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Agrimarketing : October 2012
14 Agri Marketing October 2012 thereafter, it was quickly followed by a long list of soil sterlients. But atrazine continued to be the most popular corn herbicide ever used and still is today. Standard Oil Corporation of California, under its Chevron Chemical Division, formed the first franchise/contract driven U.S. agricultural chemical distribution system in the mid-1950s selling primarily fertilizer and later chemicals thru independent retail dealers and co-ops. Then along came the acetanilides in the 1960s. Lasso and then Dual: miracles in a can. By 1975 herbicides accounted for well over 50% of the U.S. agchem market. By the mid-1970s most manufacturing-driven input suppliers sold their retail outlets. Monsanto, US Steel, American Oil, Atlantic Richfield, American Cyanamid and others sold their outlets often to the current management team as independent dealers, many of which are still operating today. This change of business philosophy was the shift from production and sales to research and development. The majority of the early pesticides were from off patent suppliers primarily synthesized by WWII German chemists but by the 1970s most of those products had disappeared and the only path to the future was new pesticide discovery. The 1970s also saw growth with Midwestern county co-ops expanding their grain business units and adding agronomy departments. From the 1920s to the 1970s flame weed control, weed eating geese in cotton and goats eating weeds on California rice levees were not unusual. But the 1970s brought forward more efficient less expensive herbicides and these practices disappeared. This chemical family was followed by the dinitroanilines, Treflan and later Prowl then a bunch of others changing weed control almost as much as 2,4-D. In the late 1960s when Treflan was introduced the question asked in soybeans was: to incorporate or not to incorporate, use a disc with Treflan or wait for the rain with Lasso or Dual? At that time most pesticides were in five gallon steel cans but one of the Treflan's introductory package sizes was a quart steel container which didn't last long. The 1970s brought on the Midwest bulk tank wars going strong between Monsanto, Elanco and Ciba-Geigy. Treflan was growing share rapidly and by 1974 there were 11 registered dinitroaniline (DNA) competitors on the market. The DNA market became so crowded it was almost like the 1980s pyrethroids insecticide market. The synthetic pyrethroid insecticides were a new class of chemistry replacing some of the aging OP's. The pyrethroids were introduced in the late 1970s with Pydrin from Shell Chemical being the first one of any market significance. The 1980s saw few major new agchem product introductions except for the pyrethroids. The pyrethroids were effective and cheap and there were lots of them. After Shell introduced Pydrin lots of companies followed with FMC, likely the market leader, with its Pounce. The pyrethroids took over the cotton insecticide market band abd rapidly moved to other crops. MORE CHANGES Many ag chemical formulations before 1960 were dusts, EC's, granules or wetable powers often with poor formulations that settled out, froze, absorbed moisture clumped and clogged. Formulation chemistry greatly improved in the 1970s replacing dust formulations with better dissolving emulsifying concentrates, dispersible granules, flowables and the revolutionary DuPont Classic herbicide fizzing tablets. The tablet formulation chemistry was actually invented by FMC's small medical group. USDA and the public knew about pesticides but the public was unaware or didn't understand spray drift and its impact on the agricultural environment until the publication of Rachael Carson's book "Silent Spring" in 1962. Environmental groups were growing around the world and soon an uninformed U.S. public environmental movement resulted in the formation of the EPA. The "Endangered Species Act" passed by Congress in 1973 along with additional regulations were changing pest control and becoming a serious problem for production agriculture. Carson's science has been disproven but the environmental movement is stronger than ever. Pesticides were registered by USDA until the EPA was formed in 1973 with William Rukyleshouse as its first Administrator. By the late 1970s most basic manufacturers had taken the word pesticides out of their ag chemical department's names as pesticides fell from public favor. The companies now sold crop protection products. The 1970s marked the growth of large national distributor who received contract arrangements, private label agreements, manufacturing and formulation agreements from basic suppliers. The product bundle made its appearance and the birth of the "black box" end of season rebate started. It was a time of choosing up sides and a dramatic era in the growth of crop protection materials. Distributors dedicated staff positions just to understand the new complex marketing programs. Then in 1974, during California highway weed demonstration, attendees saw the performance of a new and amazing non-crop herbicide with tremendous systemic weed control activity. In 1976, Monsanto registered the product as Roundup and we all know the rest of that story. By the 1980s the no-till movement was growing and making sense to lots of growers but how do you use traditional incorporated or surface applied herbicides in no-till? Two new families of chemistry entered the market the sulfonated urea's (SU's) from DuPont and the imidazolinoles (Imi's) from American Cyanamid. These products not only fit the no-till craze, but assisted farmers entering or expanding their no-till acres with better weed control and more confidence. Paraquat from Chevron (more on page 16) Crop Protection Industry | Overview | continued from page 13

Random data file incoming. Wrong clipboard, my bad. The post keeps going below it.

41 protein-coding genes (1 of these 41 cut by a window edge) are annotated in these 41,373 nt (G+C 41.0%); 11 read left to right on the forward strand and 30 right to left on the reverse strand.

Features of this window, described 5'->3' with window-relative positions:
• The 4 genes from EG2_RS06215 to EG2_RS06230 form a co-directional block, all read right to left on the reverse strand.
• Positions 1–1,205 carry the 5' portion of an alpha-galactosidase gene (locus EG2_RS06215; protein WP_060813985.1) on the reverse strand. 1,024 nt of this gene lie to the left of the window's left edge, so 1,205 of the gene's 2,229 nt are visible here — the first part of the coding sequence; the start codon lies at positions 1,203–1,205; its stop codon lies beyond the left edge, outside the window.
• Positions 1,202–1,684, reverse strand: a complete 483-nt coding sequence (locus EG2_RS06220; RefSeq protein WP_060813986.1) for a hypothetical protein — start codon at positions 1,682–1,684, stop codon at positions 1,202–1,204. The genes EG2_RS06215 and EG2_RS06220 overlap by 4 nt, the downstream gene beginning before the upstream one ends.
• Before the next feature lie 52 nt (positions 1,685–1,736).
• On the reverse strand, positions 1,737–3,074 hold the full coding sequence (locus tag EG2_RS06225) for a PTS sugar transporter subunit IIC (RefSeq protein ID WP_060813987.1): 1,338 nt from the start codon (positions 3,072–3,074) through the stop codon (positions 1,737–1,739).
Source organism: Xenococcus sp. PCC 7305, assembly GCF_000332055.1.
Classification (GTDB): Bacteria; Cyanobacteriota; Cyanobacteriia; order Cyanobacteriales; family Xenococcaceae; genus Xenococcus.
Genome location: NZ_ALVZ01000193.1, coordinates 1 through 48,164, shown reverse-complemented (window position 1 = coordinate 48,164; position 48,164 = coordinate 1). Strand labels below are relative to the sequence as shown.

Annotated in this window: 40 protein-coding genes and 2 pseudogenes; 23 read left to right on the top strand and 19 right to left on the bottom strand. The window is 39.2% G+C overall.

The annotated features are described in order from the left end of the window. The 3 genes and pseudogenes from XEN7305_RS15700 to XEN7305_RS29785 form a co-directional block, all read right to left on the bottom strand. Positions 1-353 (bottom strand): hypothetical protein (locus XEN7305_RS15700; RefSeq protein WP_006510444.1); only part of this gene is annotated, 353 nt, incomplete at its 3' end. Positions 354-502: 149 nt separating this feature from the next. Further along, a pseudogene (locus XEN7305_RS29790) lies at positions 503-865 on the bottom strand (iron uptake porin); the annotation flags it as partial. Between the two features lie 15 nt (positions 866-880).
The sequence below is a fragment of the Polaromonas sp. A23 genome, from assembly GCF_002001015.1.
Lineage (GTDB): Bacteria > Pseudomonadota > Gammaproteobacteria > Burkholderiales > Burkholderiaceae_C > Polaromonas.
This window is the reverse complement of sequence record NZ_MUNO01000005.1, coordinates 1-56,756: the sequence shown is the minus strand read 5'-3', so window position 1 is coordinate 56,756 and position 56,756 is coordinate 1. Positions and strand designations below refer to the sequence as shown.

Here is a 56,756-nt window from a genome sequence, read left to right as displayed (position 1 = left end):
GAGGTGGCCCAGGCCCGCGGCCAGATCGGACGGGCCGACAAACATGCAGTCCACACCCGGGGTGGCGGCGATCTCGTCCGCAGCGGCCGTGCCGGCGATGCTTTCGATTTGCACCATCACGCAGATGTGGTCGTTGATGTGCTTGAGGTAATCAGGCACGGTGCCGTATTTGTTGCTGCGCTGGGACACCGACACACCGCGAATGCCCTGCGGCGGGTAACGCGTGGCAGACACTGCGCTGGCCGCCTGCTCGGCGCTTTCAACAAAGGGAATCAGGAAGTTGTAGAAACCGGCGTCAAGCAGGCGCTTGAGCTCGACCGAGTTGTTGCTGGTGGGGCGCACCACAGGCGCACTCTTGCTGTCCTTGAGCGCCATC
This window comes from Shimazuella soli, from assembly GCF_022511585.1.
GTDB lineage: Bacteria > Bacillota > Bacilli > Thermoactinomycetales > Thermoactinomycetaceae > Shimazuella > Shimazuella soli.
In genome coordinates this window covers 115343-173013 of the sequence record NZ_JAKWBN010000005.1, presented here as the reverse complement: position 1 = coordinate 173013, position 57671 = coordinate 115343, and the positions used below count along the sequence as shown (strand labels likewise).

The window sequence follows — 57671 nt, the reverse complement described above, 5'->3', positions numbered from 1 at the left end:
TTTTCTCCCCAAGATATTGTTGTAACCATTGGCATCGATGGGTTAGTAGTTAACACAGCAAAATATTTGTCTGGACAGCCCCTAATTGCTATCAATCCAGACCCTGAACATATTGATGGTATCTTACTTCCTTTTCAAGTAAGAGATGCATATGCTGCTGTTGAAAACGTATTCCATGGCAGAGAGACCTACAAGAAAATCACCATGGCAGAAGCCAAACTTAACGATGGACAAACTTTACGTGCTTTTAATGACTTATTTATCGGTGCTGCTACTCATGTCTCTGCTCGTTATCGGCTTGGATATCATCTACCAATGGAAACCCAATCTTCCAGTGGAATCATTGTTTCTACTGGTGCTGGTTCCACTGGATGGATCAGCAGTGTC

November December 2012